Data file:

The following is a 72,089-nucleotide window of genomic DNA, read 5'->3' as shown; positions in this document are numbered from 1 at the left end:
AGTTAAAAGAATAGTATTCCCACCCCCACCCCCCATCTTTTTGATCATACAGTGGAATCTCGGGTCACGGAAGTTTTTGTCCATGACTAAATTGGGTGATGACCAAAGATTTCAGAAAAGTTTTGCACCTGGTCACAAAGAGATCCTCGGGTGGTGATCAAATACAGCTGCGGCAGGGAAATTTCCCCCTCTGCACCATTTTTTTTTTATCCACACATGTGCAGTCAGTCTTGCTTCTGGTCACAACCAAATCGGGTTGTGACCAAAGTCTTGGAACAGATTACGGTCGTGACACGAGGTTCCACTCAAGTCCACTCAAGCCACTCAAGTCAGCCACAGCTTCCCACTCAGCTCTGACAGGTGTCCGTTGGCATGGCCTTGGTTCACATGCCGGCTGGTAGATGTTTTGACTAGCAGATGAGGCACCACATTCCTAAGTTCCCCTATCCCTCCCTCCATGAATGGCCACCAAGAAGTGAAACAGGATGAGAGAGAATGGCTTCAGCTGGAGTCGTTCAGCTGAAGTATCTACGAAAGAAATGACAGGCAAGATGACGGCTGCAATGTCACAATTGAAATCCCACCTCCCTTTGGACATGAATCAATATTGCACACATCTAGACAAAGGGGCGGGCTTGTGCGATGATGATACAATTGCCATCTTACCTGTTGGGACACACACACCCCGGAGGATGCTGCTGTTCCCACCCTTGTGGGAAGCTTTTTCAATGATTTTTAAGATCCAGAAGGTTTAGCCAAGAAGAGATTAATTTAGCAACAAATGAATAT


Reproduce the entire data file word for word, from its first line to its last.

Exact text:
The following is a 72,089-nucleotide window of genomic DNA, read 5'->3' as shown; positions in this document are numbered from 1 at the left end:
AGTTAAAAGAATAGTATTCCCACCCCCACCCCCCATCTTTTTGATCATACAGTGGAATCTCGGGTCACGGAAGTTTTTGTCCATGACTAAATTGGGTGATGACCAAAGATTTCAGAAAAGTTTTGCACCTGGTCACAAAGAGATCCTCGGGTGGTGATCAAATACAGCTGCGGCAGGGAAATTTCCCCCTCTGCACCATTTTTTTTTTATCCACACATGTGCAGTCAGTCTTGCTTCTGGTCACAACCAAATCGGGTTGTGACCAAAGTCTTGGAACAGATTACGGTCGTGACACGAGGTTCCACTCAAGTCCACTCAAGCCACTCAAGTCAGCCACAGCTTCCCACTCAGCTCTGACAGGTGTCCGTTGGCATGGCCTTGGTTCACATGCCGGCTGGTAGATGTTTTGACTAGCAGATGAGGCACCACATTCCTAAGTTCCCCTATCCCTCCCTCCATGAATGGCCACCAAGAAGTGAAACAGGATGAGAGAGAATGGCTTCAGCTGGAGTCGTTCAGCTGAAGTATCTACGAAAGAAATGACAGGCAAGATGACGGCTGCAATGTCACAATTGAAATCCCACCTCCCTTTGGACATGAATCAATATTGCACACATCTAGACAAAGGGGCGGGCTTGTGCGATGATGATACAATTGCCATCTTACCTGTTGGGACACACACACCCCGGAGGATGCTGCTGTTCCCACCCTTGTGGGAAGCTTTTTCAATGATTTTTAAGATCCAGAAGGTTTAGCCAAGAAGAGATTAATTTAGCAACAAATGAATAT